Monday, March 22, 2010

Healthy Pastors

Recently Steve Burghart (our Pastor of Connections here at Grace Church) shared in our Pastoral Staff meeting that he had just read an article that showed that pastors were the third most likely profession to see their marriages end in divorce. OUCH! I really think most people have no clue of the pressures and stress that pastors live under day by day – minute by minute.

That stat stuck with me as I came across a pastor’s blog which was highlighting several blog postings that dealt with this topic. I am going to go ahead and share these with you but I do so with great fear and trembling. Why? Because one of the greatest stresses of a pastor is the fact that everyone thinks they know what his motives are for everything he does (and they are usually wrong). So I am sure that some of you will jump to some conclusions but with that danger possible, here are some blogs that will show you a little aspect of what pastor’s face. - This posting speaks of the reality that most pastors have no friends. - In this blog Clayton King shares an eye opening letter from a pastor after hearing King speak on the subject, “Protecting Your Pastor.” - On this page you can listen to Clayton King’s message that he preached at Newspring church on the subject, “Protecting Your Pastor.” Just scroll down under Audio Sermons and click on “Protecting Your Pastor.” This has the entire service on it so you can enjoy the music or fast-forward to Clayton’s message. I heard Clayton Speak recently while visiting my daughter down at Liberty University – he is awesome!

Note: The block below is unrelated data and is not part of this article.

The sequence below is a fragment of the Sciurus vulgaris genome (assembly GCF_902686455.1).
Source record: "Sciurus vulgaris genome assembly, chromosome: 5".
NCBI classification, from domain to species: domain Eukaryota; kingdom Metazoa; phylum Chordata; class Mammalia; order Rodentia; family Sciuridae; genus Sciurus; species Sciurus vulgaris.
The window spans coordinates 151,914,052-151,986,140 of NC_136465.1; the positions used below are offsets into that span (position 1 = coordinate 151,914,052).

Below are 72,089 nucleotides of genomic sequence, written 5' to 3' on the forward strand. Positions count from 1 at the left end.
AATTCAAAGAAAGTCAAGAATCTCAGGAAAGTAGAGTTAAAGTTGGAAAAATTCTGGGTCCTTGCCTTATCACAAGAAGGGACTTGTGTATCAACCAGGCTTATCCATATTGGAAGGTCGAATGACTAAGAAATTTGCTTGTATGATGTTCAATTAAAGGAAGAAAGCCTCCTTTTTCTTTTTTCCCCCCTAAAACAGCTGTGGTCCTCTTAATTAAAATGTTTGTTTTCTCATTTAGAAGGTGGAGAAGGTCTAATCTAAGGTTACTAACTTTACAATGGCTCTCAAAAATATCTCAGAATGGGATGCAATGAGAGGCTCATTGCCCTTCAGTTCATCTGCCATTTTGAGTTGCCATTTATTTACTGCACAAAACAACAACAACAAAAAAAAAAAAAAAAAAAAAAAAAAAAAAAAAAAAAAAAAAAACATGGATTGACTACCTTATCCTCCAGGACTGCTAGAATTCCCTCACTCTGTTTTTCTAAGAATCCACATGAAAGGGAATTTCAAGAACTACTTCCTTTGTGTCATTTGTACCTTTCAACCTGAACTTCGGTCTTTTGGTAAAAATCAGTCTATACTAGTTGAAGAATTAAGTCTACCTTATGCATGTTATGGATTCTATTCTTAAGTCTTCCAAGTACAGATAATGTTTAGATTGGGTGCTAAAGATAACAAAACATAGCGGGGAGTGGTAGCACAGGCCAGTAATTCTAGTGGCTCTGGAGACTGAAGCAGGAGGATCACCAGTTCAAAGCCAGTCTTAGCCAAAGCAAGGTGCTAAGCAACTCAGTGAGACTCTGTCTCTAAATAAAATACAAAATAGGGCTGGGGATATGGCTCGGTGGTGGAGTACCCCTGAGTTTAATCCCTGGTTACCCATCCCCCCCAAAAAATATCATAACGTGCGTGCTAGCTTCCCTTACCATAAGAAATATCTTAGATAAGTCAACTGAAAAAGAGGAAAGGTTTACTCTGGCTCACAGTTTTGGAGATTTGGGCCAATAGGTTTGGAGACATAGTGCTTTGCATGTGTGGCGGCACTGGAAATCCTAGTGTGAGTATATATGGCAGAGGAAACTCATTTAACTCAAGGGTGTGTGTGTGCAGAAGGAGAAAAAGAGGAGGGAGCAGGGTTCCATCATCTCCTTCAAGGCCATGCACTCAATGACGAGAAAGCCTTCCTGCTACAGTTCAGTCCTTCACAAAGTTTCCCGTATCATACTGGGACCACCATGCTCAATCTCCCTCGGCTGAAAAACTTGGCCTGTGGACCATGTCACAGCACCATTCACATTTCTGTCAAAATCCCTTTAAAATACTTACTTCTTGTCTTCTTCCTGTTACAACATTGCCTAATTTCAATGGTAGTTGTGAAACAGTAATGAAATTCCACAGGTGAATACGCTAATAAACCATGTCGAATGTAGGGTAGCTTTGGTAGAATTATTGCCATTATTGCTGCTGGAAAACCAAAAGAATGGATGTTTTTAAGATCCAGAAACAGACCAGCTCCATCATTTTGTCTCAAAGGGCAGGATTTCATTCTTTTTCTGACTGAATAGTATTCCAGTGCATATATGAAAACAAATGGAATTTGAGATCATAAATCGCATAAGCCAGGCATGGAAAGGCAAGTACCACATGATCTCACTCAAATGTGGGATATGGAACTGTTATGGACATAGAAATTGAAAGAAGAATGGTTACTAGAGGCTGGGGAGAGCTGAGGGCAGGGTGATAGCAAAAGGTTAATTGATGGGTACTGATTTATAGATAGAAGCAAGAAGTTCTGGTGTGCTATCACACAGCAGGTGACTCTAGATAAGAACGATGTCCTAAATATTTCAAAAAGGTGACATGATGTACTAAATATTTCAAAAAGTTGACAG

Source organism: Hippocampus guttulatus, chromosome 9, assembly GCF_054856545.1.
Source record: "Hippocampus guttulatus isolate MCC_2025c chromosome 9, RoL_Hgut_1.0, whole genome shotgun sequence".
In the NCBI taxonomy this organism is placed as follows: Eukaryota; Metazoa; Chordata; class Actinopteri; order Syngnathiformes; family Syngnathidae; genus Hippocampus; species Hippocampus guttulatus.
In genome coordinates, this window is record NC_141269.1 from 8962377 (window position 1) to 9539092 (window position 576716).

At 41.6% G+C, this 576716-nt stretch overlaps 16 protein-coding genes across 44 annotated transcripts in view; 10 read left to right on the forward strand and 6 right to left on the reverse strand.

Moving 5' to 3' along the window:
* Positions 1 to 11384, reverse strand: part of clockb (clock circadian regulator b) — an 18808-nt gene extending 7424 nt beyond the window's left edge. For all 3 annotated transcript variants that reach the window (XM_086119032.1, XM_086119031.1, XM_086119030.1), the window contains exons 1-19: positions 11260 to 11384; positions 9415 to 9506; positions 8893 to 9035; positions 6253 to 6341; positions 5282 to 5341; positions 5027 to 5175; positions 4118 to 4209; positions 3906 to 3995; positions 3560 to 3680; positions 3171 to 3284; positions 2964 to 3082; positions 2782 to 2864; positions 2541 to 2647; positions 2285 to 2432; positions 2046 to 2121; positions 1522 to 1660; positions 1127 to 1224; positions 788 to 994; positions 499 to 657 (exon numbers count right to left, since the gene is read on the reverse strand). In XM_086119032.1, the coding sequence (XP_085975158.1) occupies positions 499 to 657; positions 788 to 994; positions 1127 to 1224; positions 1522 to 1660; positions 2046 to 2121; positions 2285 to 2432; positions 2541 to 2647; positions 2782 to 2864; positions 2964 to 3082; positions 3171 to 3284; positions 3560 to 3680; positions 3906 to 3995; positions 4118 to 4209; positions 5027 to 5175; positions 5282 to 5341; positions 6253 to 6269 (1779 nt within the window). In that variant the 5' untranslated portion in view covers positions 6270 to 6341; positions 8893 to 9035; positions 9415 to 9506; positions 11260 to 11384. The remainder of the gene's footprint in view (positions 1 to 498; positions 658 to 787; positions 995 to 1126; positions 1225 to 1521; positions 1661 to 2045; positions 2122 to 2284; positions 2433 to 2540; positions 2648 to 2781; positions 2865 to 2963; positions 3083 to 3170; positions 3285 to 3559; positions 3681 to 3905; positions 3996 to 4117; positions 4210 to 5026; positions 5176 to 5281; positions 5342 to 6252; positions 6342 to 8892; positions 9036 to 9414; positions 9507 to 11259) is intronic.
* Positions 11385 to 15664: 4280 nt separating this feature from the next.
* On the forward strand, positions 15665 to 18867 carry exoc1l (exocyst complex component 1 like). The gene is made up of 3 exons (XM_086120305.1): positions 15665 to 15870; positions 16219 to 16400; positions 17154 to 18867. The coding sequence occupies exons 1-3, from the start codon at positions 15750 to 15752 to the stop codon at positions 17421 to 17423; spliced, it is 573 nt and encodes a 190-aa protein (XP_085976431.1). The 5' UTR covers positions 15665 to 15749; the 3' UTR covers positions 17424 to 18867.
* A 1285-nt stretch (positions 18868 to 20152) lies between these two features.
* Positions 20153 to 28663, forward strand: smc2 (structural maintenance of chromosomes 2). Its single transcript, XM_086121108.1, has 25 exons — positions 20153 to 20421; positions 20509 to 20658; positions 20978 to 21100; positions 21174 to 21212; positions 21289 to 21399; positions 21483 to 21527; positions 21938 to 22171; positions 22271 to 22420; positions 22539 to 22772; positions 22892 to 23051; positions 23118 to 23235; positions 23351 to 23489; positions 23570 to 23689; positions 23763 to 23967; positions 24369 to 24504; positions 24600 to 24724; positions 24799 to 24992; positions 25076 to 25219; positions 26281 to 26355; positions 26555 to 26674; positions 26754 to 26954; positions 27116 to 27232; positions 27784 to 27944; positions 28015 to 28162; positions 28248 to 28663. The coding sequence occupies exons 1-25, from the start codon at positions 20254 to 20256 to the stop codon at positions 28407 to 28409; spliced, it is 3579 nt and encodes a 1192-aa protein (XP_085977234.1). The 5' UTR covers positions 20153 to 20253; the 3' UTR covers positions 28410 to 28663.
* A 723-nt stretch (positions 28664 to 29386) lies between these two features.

These website caused me to pull a book off of my shelf that is one of the rare books that I have read and re-read multiple times. It is called Standing Fast and one of the authors is my favorite preacher of all time – Dr. Ed Dobson. One of the chapters in the book that Dr Dobson wrote is entitled, “When Pastoring Makes You Angry.” The last chapter written by Dr Dobson is called, “Renewing Your Sense of Call.” In this chapter he shares some of the letters he received from his own church members during his pastoral ministry. You would be shocked by their viciousness. But every pastor could fill an entire book of these kinds of letters. But in this chapter he reminds us of four myths when it comes to ministry. Here they are:

It is never as bad as you think it is!

It is never as good as you think it is!

It is never completely fixed!

It is never completely broken!

1 comment:

Pastor Steve said...

Yeah, Scott, I've been thinking about that stat a lot too. And I loved the Pete Wilson post about pastors not having friends. And this doesn't just apply to pastors. When we isolate ourselves from biblical Christian community, we set ourselves up for a fall. You need others in your life who will speak God's truth to you when you begin to listen to the lies of the enemy. That even applies to pastors. Thanks for the post.